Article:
Our 21st show is shaping up to be on May 3! Hope to see you there.
It got a pretty intense when The Dils played Save Music in Chinatown 17 last weekend. Over the years, our series of all-ages benefit matinees has maintained a fairly low profile and no show ever got so big that we’ve had to worry about children getting crushed. But of course the unexpected return of The Dils attracted wall-to-wall crowds and a line of punks of all shapes, sizes, and ages snaked down the stairs hoping to just hear, feel, and smell, the gig. I was seriously worried about us getting busted by the fire marshall, fights breaking out, or middle-aged skins or mohawks trampling kids for selfies with the band or to shoot it on their iPads.
But none of that happened, and the afternoon was as fun as it was exciting. I’m pretty sure none of us in the room (including singer, guitar player, and co-founder Chip Kinman) thought we’d ever see The Dils play their first show in 40 years right across the plaza from the old Hong Kong Cafe. And how many people can say The Dils played a benefit for the music program at their daughter’s elementary school? Or that their daughter sang “Class War” with them? (The answer is two: me and my wife.)
I’m all for friends’ old bands getting back together to play festivals and big shows, receive the attention and love they deserve, and have a blast in front of huge audiences. And that made it even more unreal that this would happen at one of our humble benefit shows. The afternoon felt less like a star-studded, invite-only event that you read about in a magazine than a gathering of old friends who just happened to play together at the Vex, Masque, Starwood, or Hong Kong Cafe a lot back in the day. (Our friend, Save Music in Chinatown bake sale boss, and Castelar alum, parent, and volunteer Mamie actually used to work the Hong Kong Cafe door because her dad ran the venue!)
The Dils didn’t get together just to play our show. Chip and his rock ‘n’ roll animal son Giuliano had already played for us twice in their other band, Ford Madox Ford, and I simply asked if they wanted to play a warmup show after noticing that they announced a Dils show in San Diego. We made it a doubleheader of Dangerhouse Records legends by asking the Alley Cats to come back and play for us again. With hits off the Yes L.A., compilation and URGH! A Music War, is there a more underrated, or unappreciated band from L.A. punk?
It was a perfect lineup to bring back Hector Penalosa (from Spirit of ’77 garage punks The Zeros) with his new power trio Neko Neko. He and his trusty drummer Nico had already played for us in various lineups of Baja Bugs and My Revenge. How could we say no when fellow Dangerhouse labelmates Rhino 39 came out of nowhere wanting to join the lineup and volunteer their back line to boot? And who else could DJ the show except our friend Lisa Fancher, the founder of Frontier Records and holder of the keys to Dangerhouse Records?
Sprinkled into the massive crowd, it was heartwarming to see so many friends, regulars, and longtime supporters including pals from KXLU, KCHUNG, and RazorCake, and members from Channel Three, Adolescents, and Midget Oddjob, as well as Bob Forrest, who have played for us or supported us since the beginning. Wendy and I have known some of the attendees since we worked together on Giant Robot. And college before that. Plus lots of family everywhere.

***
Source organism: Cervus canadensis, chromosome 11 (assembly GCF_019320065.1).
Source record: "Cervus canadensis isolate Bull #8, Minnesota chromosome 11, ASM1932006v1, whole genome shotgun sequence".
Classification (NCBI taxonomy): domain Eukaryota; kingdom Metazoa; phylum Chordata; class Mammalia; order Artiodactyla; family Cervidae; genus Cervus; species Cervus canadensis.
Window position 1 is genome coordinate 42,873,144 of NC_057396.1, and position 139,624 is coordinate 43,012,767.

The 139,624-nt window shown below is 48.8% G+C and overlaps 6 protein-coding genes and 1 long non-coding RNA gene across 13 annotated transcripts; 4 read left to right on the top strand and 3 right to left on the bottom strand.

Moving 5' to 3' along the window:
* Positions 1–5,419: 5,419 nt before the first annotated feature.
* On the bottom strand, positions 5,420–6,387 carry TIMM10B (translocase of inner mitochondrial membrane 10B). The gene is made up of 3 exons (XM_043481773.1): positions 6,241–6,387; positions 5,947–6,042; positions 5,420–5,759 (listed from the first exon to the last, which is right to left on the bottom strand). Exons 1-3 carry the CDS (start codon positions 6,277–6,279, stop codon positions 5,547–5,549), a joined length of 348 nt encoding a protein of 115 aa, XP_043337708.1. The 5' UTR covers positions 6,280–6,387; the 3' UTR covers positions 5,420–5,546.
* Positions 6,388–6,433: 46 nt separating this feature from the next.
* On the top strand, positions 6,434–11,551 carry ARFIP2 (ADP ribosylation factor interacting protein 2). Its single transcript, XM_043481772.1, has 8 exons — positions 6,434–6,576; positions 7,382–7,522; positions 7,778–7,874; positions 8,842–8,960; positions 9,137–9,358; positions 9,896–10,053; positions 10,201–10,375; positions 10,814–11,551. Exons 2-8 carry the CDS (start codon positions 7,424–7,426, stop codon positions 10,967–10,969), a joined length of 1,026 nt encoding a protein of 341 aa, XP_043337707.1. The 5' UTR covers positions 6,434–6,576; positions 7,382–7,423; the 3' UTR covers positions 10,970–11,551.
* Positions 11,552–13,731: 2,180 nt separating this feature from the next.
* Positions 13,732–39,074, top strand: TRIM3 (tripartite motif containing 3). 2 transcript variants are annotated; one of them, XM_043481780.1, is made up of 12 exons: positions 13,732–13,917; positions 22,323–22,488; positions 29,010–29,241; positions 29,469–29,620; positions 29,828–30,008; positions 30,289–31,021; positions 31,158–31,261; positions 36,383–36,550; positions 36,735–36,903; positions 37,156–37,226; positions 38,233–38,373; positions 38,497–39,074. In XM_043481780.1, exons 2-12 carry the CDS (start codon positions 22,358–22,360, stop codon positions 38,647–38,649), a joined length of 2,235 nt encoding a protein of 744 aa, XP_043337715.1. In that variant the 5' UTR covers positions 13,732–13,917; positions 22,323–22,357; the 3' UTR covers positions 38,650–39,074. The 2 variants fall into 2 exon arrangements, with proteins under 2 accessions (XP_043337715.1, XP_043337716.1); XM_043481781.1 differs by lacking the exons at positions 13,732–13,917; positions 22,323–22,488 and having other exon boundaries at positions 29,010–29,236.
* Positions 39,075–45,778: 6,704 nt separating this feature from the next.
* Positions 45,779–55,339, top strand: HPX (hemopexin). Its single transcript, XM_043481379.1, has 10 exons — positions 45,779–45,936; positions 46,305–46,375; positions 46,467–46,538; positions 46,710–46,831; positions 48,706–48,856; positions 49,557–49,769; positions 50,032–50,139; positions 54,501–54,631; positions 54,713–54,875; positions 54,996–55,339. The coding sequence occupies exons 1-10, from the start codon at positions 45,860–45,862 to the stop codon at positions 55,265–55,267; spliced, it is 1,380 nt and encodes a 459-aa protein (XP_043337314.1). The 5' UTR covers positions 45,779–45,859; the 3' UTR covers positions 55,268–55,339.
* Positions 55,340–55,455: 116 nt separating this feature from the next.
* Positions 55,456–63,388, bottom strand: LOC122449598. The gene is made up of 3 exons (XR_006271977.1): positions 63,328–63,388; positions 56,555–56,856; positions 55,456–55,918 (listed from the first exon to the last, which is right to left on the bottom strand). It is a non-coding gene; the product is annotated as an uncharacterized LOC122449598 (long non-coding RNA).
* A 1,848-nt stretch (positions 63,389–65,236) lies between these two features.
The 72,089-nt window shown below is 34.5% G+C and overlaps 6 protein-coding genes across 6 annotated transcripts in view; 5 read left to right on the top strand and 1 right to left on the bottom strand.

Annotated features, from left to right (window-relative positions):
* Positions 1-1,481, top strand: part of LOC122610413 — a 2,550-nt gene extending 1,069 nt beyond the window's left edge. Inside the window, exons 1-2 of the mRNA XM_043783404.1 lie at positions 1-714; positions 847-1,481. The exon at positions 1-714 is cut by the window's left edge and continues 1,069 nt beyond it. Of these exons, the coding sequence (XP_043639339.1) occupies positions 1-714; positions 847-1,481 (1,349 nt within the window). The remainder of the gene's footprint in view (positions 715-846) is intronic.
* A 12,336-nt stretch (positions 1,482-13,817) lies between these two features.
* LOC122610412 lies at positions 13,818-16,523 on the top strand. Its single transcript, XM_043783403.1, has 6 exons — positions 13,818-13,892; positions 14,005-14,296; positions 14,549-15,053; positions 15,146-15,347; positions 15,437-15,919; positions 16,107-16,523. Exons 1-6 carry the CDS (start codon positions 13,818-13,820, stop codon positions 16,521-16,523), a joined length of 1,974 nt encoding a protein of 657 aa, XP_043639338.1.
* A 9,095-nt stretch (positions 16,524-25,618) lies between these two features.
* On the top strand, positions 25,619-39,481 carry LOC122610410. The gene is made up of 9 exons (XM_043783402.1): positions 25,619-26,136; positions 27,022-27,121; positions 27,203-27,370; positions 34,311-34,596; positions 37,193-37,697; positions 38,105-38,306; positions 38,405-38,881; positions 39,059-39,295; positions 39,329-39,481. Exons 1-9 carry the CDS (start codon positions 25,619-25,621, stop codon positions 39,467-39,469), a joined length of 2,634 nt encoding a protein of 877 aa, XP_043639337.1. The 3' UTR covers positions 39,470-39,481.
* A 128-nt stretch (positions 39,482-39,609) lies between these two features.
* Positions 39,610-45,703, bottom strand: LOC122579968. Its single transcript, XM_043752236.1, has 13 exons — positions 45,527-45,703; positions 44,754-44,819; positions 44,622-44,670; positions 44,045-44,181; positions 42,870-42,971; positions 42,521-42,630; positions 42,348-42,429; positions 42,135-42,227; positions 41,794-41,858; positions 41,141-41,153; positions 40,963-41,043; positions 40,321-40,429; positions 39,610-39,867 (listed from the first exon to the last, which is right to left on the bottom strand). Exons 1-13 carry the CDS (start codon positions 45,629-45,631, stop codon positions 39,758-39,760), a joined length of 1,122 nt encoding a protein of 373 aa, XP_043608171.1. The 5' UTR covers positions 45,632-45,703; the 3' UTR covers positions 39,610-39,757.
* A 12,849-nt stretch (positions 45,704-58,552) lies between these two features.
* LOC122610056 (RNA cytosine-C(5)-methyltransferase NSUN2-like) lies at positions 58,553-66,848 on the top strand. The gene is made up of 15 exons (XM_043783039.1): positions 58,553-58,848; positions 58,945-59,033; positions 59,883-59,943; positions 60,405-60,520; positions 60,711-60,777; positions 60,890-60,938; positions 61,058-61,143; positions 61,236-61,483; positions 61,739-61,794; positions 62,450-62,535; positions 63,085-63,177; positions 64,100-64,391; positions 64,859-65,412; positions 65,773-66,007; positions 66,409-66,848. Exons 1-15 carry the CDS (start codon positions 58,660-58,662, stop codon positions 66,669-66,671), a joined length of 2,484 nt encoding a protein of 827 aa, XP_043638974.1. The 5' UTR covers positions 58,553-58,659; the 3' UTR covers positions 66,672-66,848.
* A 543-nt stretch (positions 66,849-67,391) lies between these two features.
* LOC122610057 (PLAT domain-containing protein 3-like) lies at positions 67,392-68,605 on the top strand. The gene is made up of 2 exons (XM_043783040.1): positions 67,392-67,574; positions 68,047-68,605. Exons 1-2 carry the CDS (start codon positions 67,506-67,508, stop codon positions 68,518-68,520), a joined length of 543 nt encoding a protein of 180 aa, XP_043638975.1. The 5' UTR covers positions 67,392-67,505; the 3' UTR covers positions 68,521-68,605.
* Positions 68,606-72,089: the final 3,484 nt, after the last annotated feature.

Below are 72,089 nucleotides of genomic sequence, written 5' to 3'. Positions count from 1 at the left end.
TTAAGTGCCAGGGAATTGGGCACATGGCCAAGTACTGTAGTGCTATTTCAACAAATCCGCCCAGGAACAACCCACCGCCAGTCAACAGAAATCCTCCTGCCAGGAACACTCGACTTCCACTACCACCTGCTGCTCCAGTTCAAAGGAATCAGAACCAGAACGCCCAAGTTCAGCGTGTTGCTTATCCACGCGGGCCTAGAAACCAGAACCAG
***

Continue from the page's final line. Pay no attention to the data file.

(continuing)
When Wendy and I started organizing Save Music in Chinatown shows, we hoped to raise some money for the music program at our daughter’s elementary school but had no idea it would last this long or that a scene would grow around it. We never dreamed that it would create a space where Eloise could make flyers, get to sing onstage, or form a band with her cousins and their friend. (The Linda Lindas made an appearance, too.)
We never expected to become activists for public education or advocates for the historic neighborhood where my immigrant grandparents or in-laws, and now daughter, found a place. All of that has been amazing and unexpected, and we couldn’t have done it without everyone who has attended our shows, helped out, and supported the cause along the way. Thank you.
Right now, Castelar Elementary only goes up to fifth grade and Eloise is a fifth grader. Any bands out there want to play what could be the final Save Music in Chinatown show on Sunday, June 2? Anyone out there want you join us? Nothing lasts forever, so check it out while you can.
After five years and 15 shows, you’d think organizing Save Music in Chinatown benefit shows wouldn’t be a big deal anymore. Yet another matinee with old music and young kids–don’t they all blend together and are there even show-goers who like either? Maybe they would come for cookies. Or cake!
My wife Wendy and friend Nate, who also obsess over our series of all-ages matinees year-round, were right on board when I decided to made our 16th show my 50th birthday party, hoping that maybe a couple more people would come out to help raise money for music education at Castelar, Chinatown’s public elementary school, by carrying on the punk rock tradition of the historic neighborhood’s old Hong Kong Cafe.
As usual, the lineup came together perfectly but from totally different directions. Phranc has been playing at punk rock shows and benefit gigs for decades, and we had been in touch with the All-American Jewish Lesbian folk singer since she and our mutual friend Alice Bag teamed up to play our 14th show as PHAG. I loved the Smothers Brothers-inspired duo’s topical songs, which were as progressive as they were current, and two-of-a-kind banter, but wanted our audience to get a rare taste of Phranc as a solo artist as well. Is there anyone cooler or more calming, more sensible or funny, in a state of chaos? She was doing it way before “Life’s a Beach” and the Reagan and Bush years and she’ll be around long after 45 and “YOLO.” Phranc was and will always be the original Life Lover that reassures all of us underdogs to not give in or give up.